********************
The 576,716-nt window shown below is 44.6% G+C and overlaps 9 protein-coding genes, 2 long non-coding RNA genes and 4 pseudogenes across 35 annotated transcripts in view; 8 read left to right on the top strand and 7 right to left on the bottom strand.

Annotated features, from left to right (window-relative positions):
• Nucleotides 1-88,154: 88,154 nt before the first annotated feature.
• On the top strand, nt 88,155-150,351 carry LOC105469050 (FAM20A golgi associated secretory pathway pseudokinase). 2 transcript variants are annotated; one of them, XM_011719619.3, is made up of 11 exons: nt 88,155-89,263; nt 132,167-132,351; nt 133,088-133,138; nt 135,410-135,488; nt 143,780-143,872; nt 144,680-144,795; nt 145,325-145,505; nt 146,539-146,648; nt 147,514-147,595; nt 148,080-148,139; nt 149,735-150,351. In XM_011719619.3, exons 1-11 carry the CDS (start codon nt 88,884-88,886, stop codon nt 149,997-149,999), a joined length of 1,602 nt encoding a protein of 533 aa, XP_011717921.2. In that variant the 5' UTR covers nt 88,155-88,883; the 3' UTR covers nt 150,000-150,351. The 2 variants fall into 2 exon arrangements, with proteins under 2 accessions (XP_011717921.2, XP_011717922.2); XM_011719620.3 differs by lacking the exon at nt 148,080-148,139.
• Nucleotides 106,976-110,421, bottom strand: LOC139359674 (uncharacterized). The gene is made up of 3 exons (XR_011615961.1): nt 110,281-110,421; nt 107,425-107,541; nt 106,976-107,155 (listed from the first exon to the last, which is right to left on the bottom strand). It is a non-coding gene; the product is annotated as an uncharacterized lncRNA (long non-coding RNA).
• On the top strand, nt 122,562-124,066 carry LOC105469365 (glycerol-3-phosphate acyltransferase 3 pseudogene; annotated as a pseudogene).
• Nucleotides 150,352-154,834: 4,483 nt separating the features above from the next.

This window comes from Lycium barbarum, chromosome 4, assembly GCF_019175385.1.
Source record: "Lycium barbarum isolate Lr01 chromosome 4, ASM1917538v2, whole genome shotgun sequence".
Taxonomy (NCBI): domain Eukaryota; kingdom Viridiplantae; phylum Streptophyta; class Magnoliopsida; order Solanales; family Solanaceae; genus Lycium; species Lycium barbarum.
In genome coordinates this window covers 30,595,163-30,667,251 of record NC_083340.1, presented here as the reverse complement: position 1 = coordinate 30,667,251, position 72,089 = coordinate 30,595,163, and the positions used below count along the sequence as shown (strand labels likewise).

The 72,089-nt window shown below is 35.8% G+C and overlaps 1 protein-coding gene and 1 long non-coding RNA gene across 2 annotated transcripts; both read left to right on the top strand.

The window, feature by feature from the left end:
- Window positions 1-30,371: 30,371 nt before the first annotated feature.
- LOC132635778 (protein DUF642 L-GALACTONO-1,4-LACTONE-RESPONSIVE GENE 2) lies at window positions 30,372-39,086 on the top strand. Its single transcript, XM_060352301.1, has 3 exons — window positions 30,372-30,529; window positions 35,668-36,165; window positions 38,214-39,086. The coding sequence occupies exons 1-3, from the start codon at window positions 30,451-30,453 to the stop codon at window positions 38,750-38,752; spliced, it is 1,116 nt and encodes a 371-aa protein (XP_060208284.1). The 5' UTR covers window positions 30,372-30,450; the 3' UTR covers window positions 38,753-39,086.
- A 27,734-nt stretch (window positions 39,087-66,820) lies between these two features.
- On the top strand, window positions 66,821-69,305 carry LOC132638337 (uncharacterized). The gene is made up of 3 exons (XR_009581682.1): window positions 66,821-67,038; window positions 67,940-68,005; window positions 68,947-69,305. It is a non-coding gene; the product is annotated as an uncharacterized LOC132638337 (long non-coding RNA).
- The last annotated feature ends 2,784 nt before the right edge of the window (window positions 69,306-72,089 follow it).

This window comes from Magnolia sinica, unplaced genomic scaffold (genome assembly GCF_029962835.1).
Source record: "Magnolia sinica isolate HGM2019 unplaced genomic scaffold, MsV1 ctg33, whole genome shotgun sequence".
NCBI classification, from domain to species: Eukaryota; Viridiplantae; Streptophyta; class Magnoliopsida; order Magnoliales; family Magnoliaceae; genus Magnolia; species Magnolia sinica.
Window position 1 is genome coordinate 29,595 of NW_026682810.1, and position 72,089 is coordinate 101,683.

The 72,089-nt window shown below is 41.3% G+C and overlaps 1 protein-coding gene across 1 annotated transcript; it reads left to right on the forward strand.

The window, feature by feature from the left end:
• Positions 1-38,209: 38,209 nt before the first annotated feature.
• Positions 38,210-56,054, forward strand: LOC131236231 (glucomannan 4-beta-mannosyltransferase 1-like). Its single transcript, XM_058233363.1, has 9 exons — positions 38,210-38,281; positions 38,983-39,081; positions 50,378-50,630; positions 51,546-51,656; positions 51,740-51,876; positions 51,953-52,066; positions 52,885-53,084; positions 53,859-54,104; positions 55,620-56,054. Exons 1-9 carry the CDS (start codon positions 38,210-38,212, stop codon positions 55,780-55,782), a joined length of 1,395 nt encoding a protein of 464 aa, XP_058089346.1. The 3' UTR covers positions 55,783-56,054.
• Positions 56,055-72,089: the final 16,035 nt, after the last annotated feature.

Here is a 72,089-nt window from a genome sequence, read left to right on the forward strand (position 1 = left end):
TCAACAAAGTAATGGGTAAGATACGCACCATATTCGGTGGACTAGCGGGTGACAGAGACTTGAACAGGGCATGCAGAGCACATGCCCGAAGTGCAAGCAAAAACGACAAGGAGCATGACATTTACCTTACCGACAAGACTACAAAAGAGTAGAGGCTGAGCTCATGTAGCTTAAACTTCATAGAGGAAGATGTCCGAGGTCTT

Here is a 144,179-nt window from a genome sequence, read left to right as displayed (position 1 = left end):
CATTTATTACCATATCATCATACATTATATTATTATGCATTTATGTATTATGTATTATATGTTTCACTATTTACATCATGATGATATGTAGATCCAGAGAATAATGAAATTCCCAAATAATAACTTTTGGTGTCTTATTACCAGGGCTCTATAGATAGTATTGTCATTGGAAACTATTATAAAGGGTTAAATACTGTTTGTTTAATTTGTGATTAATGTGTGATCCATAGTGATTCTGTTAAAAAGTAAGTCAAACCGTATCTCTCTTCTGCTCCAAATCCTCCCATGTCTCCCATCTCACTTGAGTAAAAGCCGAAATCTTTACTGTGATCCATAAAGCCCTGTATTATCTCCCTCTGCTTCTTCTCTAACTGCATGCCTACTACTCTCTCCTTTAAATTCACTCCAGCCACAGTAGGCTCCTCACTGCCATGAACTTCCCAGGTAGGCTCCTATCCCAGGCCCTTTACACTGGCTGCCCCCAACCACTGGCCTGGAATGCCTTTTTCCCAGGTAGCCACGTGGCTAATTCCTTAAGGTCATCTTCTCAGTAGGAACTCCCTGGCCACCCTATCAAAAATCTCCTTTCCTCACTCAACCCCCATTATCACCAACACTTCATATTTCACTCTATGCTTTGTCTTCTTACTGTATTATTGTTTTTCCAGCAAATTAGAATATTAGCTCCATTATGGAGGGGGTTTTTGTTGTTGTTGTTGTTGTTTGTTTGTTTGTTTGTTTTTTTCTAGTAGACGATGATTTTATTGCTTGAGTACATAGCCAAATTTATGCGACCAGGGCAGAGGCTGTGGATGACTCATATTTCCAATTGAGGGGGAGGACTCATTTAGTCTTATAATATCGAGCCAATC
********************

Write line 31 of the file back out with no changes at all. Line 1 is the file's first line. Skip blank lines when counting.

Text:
CATTTATTACCATATCATCATACATTATATTATTATGCATTTATGTATTATGTATTATATGTTTCACTATTTACATCATGATGATATGTAGATCCAGAGAATAATGAAATTCCCAAATAATAACTTTTGGTGTCTTATTACCAGGGCTCTATAGATAGTATTGTCATTGGAAACTATTATAAAGGGTTAAATACTGTTTGTTTAATTTGTGATTAATGTGTGATCCATAGTGATTCTGTTAAAAAGTAAGTCAAACCGTATCTCTCTTCTGCTCCAAATCCTCCCATGTCTCCCATCTCACTTGAGTAAAAGCCGAAATCTTTACTGTGATCCATAAAGCCCTGTATTATCTCCCTCTGCTTCTTCTCTAACTGCATGCCTACTACTCTCTCCTTTAAATTCACTCCAGCCACAGTAGGCTCCTCACTGCCATGAACTTCCCAGGTAGGCTCCTATCCCAGGCCCTTTACACTGGCTGCCCCCAACCACTGGCCTGGAATGCCTTTTTCCCAGGTAGCCACGTGGCTAATTCCTTAAGGTCATCTTCTCAGTAGGAACTCCCTGGCCACCCTATCAAAAATCTCCTTTCCTCACTCAACCCCCATTATCACCAACACTTCATATTTCACTCTATGCTTTGTCTTCTTACTGTATTATTGTTTTTCCAGCAAATTAGAATATTAGCTCCATTATGGAGGGGGTTTTTGTTGTTGTTGTTGTTGTTTGTTTGTTTGTTTGTTTTTTTCTAGTAGACGATGATTTTATTGCTTGAGTACATAGCCAAATTTATGCGACCAGGGCAGAGGCTGTGGATGACTCATATTTCCAATTGAGGGGGAGGACTCATTTAGTCTTATAATATCGAGCCAATC